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Create This: Musically minded ASU student sings and dances her way through college
by Tara Brite
published on Thursday, February 3, 2005
Danielle Peterson / STATE PRESS MAGAZINE
Theater freshman Marissa Mills-Chandler (pictured) puts her artistic skills to the test when SPM gives her an assortment of random items and the chance to play arts and crafts. Mills-Chandler will perform in the Greasepaint Scottsdale Youtheatre production of Footloose Feb. 4-20 at the Stagebrush Theater in Scottsdale.
Every week, The State Press Magazine features an artist by interviewing him or her, explaining his or her craft and challenging that person to spontaneously create. The artist, who can be an actor, painter, sculptor, dancer or musician, is given a goody bag of random materials and asked to make something out of them or use them in a creative way. This week's materials include old photos, gold stars, wire and beads. Read how musical theater freshman Marissa Mills-Chandler braves this installment of "Create this."
Music is Marissa Mills-Chandler's life.
Mills-Chandler, a musical theater freshman, says she knew performing was her calling when she performed in her first community theater musical at the age of 13.
"I thought to myself, 'Wow. I think this is what I want to do for the rest of my life,' " she says.
When SPM hands Mills-Chandler its goody bag of art materials outside Charlie's Cafe in the Barrett Honors College Center Complex, the singer's quiet disposition takes over.
"I'm not a visual arts person at all," she says, fumbling with a strand of wire.
Mills-Chandler, who has performed in musicals including "The King and I," "Camelot," and "Fame," is currently starring as a chorus member in "Footloose," which opens tomorrow and will run until Feb. 20. The musical is presented by Greasepaint Scottsdale Youtheatre, a traveling theater troupe.
"I'm dancing, singing and acting; all of the components of every musical. It's going to be an awesome show," she says, half smiling, half concentrating on placing Mardi Gras beads around gold metal stars.
She thoughtfully examines the other materials, which she has carefully laid out on the table. She picks up the scissors and begins cutting through a piece of green, flower-print paper.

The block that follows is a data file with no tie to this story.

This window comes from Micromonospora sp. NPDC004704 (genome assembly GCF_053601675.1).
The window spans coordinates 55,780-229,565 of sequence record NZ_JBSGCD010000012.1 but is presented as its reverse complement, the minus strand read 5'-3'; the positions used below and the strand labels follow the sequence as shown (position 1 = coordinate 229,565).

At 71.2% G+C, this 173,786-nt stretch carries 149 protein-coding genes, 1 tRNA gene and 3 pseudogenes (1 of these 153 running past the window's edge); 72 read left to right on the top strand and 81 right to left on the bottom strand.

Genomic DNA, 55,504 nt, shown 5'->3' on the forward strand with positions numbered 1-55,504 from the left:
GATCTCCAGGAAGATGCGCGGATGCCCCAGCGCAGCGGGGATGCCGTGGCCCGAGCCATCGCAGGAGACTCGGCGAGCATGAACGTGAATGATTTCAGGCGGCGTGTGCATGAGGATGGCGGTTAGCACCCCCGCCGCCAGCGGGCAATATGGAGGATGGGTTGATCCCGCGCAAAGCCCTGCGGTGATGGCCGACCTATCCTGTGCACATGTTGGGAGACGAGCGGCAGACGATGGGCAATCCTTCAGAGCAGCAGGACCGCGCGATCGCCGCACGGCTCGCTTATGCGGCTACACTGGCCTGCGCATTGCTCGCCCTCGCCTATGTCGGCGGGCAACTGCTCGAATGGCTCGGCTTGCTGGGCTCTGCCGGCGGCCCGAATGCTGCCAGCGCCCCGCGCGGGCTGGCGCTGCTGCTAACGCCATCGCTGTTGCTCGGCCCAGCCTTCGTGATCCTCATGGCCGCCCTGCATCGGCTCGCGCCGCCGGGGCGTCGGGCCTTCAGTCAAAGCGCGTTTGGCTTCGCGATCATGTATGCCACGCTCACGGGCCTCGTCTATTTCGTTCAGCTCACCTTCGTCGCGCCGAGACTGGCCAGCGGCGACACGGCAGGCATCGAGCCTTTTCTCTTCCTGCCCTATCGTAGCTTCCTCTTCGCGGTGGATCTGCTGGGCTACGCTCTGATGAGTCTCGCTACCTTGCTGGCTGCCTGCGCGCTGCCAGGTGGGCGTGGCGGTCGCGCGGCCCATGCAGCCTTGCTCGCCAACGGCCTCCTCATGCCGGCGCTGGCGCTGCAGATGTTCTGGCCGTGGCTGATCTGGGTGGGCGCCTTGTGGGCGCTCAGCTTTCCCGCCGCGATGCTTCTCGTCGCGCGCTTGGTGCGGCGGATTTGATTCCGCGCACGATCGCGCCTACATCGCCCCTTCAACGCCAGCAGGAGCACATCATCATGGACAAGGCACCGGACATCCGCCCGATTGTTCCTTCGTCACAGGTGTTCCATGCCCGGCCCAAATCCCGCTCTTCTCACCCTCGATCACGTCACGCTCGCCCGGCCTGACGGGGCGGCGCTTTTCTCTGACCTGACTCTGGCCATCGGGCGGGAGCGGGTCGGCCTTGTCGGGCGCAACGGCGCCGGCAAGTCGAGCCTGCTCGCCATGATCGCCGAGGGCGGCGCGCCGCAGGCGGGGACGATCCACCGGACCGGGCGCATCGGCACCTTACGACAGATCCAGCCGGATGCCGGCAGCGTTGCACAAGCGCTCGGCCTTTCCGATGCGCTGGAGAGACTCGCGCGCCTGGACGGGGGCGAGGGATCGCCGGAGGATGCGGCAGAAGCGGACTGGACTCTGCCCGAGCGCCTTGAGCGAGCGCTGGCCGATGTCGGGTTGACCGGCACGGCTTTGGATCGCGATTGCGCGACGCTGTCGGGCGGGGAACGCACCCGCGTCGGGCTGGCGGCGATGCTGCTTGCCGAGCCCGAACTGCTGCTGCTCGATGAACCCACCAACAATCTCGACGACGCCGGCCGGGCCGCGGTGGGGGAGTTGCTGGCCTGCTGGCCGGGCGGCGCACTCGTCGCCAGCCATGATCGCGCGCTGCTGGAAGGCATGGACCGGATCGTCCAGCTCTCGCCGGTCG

Mills-Chandler says acting and singing are her favorite parts of musical theater, and she has been doing both since she began choir lessons in the fourth grade.
While she adds that she also took some dance classes when she was young, she says all she remembers is her instructor saying, "Sway like a tree!"
"But I don't think that really counts," she says.
She says she began dancing seriously in the seventh grade, and is still honing her skills by taking classes at ASU.
Shifting her concentration back to the art in front of her, Mills-Chandler hesitates, then grabs a black feather from the table and swiftly presses it into a bead as a finishing touch.
For a moment, the afternoon sunlight shines down on the stars in the art piece, sparkling in Mills-Chandler's eyes.
She is finally satisfied with what she calls "my wind chime."
"I think I'm done," she says, giggling over her creation. "By far, this is one of the strangest things I've made."
Even though it's obvious her experience is not in the visual field, Mills-Chandler still considers her work art.
"I think (art) is just something that expresses yourself in ways you couldn't otherwise," she says, examining her beaded and wired masterpiece.
"Just go with it. OK?" she says, the confidence of a natural performer in her voice.
As far as her artistic inspiration goes, Mills-Chandler relies on her naturally optimistic nature to find beauty in life.
She pauses for a moment, her "wind chime" hanging from her hand, and pulls open a mental filing cabinet of songs, singing softly to herself. She laughs modestly and says she has a terrible memory.
"I like just looking at the world," she says. "There are lots of beautiful things out there."
Reach the reporter at email@example.com .
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